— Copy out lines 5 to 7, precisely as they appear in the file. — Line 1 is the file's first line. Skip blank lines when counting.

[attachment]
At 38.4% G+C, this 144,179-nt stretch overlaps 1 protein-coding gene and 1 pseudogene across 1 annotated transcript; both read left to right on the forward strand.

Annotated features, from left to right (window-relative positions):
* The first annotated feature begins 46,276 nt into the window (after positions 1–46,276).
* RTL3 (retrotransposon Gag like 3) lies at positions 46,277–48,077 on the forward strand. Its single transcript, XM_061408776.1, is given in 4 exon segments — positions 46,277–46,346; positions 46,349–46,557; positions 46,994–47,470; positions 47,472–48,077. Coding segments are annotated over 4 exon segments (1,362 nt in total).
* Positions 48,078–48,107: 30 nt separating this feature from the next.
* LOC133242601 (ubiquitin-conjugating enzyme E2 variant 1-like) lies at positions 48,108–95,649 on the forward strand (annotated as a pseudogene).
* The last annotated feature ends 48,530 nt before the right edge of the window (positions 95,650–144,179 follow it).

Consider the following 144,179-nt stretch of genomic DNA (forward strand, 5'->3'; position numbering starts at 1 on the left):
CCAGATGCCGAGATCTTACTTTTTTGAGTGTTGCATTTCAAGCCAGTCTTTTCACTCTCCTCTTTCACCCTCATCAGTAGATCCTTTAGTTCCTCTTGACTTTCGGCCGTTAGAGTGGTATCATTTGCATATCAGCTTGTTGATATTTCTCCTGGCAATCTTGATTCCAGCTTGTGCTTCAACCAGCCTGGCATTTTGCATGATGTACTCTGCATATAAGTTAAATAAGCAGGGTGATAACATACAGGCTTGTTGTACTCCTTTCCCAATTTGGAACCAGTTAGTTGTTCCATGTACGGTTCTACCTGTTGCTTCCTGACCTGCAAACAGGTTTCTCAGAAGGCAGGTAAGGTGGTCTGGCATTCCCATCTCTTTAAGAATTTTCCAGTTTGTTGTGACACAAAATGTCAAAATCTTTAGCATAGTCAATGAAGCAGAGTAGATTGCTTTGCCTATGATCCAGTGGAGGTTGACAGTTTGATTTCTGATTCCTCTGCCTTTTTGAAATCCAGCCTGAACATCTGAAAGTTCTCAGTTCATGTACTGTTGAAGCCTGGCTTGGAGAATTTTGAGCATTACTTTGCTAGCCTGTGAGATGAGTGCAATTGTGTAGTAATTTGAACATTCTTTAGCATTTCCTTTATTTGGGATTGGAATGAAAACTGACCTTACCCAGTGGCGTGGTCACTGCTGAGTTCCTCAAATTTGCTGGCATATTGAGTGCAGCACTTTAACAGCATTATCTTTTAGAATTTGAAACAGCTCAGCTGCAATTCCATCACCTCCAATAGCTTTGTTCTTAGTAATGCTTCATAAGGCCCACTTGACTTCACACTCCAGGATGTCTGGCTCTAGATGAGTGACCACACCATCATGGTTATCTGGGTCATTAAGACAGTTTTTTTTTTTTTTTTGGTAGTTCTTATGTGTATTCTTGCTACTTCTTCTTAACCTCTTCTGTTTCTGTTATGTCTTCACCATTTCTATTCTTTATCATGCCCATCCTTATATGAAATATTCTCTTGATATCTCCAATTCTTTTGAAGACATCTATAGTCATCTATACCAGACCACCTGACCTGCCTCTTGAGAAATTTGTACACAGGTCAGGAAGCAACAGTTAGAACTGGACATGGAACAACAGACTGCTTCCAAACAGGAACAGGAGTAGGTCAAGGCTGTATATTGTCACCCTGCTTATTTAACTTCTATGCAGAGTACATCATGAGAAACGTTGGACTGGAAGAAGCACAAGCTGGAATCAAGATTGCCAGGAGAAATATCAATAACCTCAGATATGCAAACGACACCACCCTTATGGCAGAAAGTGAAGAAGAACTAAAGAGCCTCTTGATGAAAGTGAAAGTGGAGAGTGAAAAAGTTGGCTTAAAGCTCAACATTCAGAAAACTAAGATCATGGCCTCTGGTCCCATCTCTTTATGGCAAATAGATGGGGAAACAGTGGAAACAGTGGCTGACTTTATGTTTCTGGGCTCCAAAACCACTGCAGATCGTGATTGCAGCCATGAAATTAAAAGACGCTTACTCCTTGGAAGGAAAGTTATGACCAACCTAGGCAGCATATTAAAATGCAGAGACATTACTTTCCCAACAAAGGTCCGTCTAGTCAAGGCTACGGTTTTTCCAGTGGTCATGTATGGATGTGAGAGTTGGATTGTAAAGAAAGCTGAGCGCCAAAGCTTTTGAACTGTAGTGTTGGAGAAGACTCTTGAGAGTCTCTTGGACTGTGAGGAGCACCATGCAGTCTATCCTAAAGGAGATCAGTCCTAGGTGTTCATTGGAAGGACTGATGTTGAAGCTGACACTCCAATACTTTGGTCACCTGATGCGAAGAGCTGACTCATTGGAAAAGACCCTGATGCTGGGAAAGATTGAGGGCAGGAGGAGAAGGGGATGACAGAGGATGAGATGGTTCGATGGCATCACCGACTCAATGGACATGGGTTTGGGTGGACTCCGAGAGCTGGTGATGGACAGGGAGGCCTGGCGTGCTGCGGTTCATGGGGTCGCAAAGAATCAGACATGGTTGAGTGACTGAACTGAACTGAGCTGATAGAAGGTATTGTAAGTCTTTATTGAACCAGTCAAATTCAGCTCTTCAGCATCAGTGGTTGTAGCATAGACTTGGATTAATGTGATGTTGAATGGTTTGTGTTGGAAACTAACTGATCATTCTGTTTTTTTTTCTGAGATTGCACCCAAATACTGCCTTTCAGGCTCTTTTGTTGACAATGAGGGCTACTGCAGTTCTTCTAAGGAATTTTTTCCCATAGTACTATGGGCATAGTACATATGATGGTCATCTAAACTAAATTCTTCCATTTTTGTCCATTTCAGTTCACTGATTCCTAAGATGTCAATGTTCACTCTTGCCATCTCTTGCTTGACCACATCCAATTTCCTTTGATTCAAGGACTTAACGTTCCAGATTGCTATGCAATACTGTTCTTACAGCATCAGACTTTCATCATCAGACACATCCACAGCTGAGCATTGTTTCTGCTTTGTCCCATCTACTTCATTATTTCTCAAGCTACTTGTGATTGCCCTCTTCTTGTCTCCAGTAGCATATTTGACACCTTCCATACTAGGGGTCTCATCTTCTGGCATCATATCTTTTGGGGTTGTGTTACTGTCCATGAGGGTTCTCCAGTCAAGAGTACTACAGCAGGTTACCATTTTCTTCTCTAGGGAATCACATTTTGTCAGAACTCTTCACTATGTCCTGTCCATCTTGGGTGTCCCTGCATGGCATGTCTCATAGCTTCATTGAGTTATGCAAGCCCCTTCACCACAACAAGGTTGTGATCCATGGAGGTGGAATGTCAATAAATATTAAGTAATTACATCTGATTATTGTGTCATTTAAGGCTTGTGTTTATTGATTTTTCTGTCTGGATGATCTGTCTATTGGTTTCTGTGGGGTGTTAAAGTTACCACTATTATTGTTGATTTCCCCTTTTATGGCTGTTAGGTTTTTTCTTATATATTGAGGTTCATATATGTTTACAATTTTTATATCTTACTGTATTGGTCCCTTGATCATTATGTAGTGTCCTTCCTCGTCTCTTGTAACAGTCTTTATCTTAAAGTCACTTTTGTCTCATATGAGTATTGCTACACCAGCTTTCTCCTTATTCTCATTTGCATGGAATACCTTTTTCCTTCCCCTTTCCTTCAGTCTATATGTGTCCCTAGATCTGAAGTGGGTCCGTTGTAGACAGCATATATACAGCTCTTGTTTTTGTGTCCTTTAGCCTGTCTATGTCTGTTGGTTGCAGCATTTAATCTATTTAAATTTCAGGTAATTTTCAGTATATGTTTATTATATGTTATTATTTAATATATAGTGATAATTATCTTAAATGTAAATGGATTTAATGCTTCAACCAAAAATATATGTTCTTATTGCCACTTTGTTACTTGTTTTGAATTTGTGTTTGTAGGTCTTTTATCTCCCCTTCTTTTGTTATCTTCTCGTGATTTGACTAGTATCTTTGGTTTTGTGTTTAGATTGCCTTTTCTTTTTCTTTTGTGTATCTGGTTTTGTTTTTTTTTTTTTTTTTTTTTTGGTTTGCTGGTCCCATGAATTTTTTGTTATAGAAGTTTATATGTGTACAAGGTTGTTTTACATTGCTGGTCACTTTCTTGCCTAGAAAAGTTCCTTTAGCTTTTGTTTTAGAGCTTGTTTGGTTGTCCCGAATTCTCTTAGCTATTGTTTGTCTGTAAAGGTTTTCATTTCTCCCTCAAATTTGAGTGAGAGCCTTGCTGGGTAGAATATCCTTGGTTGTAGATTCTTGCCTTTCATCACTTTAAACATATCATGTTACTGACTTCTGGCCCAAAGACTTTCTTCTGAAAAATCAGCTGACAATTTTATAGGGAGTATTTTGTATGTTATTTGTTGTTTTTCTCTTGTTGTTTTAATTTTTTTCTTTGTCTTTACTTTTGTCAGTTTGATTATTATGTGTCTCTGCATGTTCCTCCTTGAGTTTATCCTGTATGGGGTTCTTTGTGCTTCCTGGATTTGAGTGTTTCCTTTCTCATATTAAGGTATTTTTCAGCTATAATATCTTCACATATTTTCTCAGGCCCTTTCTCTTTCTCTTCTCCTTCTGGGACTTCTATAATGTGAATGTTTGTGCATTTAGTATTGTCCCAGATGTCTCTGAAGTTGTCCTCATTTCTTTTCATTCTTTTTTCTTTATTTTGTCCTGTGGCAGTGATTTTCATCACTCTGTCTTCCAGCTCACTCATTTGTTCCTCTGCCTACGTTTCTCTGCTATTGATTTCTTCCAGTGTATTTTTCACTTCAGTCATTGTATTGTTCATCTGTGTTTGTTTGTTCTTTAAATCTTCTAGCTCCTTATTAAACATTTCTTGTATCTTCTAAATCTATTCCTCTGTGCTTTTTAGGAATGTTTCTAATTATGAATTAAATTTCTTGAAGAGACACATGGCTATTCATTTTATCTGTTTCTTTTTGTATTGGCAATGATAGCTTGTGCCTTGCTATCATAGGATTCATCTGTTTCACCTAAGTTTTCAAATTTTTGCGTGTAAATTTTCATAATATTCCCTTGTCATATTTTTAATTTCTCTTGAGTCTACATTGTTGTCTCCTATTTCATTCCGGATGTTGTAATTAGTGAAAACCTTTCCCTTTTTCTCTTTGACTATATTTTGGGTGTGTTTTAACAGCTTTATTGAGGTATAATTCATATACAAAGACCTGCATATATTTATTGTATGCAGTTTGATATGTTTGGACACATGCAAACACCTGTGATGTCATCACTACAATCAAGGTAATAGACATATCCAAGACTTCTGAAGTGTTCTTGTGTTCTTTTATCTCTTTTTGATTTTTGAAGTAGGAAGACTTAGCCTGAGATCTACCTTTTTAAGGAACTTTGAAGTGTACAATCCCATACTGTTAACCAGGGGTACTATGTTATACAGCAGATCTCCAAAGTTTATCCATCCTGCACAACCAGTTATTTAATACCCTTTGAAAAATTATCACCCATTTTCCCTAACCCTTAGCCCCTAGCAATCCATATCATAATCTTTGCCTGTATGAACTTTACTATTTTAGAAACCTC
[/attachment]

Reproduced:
* Positions 48,078–48,107: 30 nt separating this feature from the next.
* LOC133242601 (ubiquitin-conjugating enzyme E2 variant 1-like) lies at positions 48,108–95,649 on the forward strand (annotated as a pseudogene).
* The last annotated feature ends 48,530 nt before the right edge of the window (positions 95,650–144,179 follow it).